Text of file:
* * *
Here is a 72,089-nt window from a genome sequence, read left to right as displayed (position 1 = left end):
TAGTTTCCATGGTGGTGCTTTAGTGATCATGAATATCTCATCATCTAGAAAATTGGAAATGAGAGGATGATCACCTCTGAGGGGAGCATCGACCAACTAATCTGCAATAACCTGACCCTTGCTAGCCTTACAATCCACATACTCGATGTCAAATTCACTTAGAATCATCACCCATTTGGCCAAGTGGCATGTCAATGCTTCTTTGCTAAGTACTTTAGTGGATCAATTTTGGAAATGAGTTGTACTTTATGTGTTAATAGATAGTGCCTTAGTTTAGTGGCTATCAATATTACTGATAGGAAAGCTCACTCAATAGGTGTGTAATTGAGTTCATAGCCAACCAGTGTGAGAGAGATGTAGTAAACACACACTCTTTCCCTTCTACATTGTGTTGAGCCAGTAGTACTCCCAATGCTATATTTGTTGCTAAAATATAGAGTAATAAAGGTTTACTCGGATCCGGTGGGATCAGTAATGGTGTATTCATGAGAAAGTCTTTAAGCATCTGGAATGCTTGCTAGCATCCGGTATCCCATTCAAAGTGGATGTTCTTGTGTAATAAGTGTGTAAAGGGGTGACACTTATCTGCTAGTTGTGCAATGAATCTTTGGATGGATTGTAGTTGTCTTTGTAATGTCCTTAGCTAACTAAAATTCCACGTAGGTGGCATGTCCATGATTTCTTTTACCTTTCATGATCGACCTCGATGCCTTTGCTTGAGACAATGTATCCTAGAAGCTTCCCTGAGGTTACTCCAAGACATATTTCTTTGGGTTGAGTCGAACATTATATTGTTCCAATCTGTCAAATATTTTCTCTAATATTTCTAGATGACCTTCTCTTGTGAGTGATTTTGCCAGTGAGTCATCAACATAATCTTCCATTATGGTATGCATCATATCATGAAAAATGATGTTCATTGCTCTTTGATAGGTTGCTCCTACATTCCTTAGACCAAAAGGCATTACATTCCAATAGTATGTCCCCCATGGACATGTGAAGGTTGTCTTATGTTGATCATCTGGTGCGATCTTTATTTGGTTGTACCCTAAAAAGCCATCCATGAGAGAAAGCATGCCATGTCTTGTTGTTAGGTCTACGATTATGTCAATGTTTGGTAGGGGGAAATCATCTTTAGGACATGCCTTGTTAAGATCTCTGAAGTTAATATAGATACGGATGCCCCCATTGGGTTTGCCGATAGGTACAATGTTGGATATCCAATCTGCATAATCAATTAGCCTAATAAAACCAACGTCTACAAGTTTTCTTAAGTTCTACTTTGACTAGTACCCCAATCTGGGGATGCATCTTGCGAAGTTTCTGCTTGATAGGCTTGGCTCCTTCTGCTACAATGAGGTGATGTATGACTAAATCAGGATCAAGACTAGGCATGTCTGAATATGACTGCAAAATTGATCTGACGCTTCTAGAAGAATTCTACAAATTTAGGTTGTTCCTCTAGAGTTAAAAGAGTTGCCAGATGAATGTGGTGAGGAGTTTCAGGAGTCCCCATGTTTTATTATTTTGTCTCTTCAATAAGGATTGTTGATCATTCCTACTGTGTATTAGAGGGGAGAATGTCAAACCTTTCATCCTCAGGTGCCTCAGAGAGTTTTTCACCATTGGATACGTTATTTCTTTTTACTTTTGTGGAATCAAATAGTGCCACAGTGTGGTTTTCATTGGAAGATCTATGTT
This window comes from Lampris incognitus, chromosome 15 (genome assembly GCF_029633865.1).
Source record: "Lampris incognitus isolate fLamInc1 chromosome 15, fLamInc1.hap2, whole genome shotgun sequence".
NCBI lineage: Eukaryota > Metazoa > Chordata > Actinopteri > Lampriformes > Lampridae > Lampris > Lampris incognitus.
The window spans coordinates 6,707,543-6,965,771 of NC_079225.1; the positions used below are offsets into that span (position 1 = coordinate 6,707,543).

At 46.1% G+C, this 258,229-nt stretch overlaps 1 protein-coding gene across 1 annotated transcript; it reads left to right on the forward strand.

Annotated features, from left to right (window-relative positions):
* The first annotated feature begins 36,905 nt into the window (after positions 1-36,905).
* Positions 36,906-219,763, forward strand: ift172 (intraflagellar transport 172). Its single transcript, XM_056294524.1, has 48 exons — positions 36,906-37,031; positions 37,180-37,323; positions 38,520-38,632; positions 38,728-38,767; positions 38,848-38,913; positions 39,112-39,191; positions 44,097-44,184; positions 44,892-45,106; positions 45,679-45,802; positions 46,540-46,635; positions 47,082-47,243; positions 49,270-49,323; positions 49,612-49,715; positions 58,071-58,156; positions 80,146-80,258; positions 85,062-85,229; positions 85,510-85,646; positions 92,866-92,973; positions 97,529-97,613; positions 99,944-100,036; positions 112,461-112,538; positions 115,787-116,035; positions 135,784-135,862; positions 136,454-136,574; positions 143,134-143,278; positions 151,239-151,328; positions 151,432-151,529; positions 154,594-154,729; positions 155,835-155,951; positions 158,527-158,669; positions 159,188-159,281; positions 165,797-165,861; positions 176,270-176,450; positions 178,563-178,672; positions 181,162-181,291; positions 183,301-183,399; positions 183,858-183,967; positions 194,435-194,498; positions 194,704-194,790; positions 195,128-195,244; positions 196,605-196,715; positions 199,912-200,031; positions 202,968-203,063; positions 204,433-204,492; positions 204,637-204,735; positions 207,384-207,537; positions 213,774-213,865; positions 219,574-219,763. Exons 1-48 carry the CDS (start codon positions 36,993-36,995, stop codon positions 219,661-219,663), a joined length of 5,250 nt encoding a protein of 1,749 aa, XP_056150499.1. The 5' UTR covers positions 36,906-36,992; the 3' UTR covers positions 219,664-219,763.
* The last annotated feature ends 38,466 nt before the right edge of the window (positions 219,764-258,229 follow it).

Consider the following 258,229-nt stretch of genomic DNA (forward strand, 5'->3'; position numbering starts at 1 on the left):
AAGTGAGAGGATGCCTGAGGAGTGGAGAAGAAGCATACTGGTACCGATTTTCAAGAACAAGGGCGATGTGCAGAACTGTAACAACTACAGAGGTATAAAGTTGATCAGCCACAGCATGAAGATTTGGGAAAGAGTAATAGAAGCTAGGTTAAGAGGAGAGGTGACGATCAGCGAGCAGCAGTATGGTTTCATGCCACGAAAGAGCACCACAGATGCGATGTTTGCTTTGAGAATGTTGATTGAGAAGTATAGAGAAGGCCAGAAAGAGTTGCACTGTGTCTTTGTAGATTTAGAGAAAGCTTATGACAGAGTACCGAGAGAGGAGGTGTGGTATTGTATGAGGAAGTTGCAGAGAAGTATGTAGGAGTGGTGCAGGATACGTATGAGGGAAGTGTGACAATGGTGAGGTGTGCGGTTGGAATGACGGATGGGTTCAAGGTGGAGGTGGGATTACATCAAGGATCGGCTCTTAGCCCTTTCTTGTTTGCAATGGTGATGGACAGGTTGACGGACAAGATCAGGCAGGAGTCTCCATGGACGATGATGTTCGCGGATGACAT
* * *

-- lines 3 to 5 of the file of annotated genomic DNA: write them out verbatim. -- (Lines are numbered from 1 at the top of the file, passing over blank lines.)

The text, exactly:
This window comes from Lampris incognitus, chromosome 15 (genome assembly GCF_029633865.1).
Source record: "Lampris incognitus isolate fLamInc1 chromosome 15, fLamInc1.hap2, whole genome shotgun sequence".
NCBI lineage: Eukaryota > Metazoa > Chordata > Actinopteri > Lampriformes > Lampridae > Lampris > Lampris incognitus.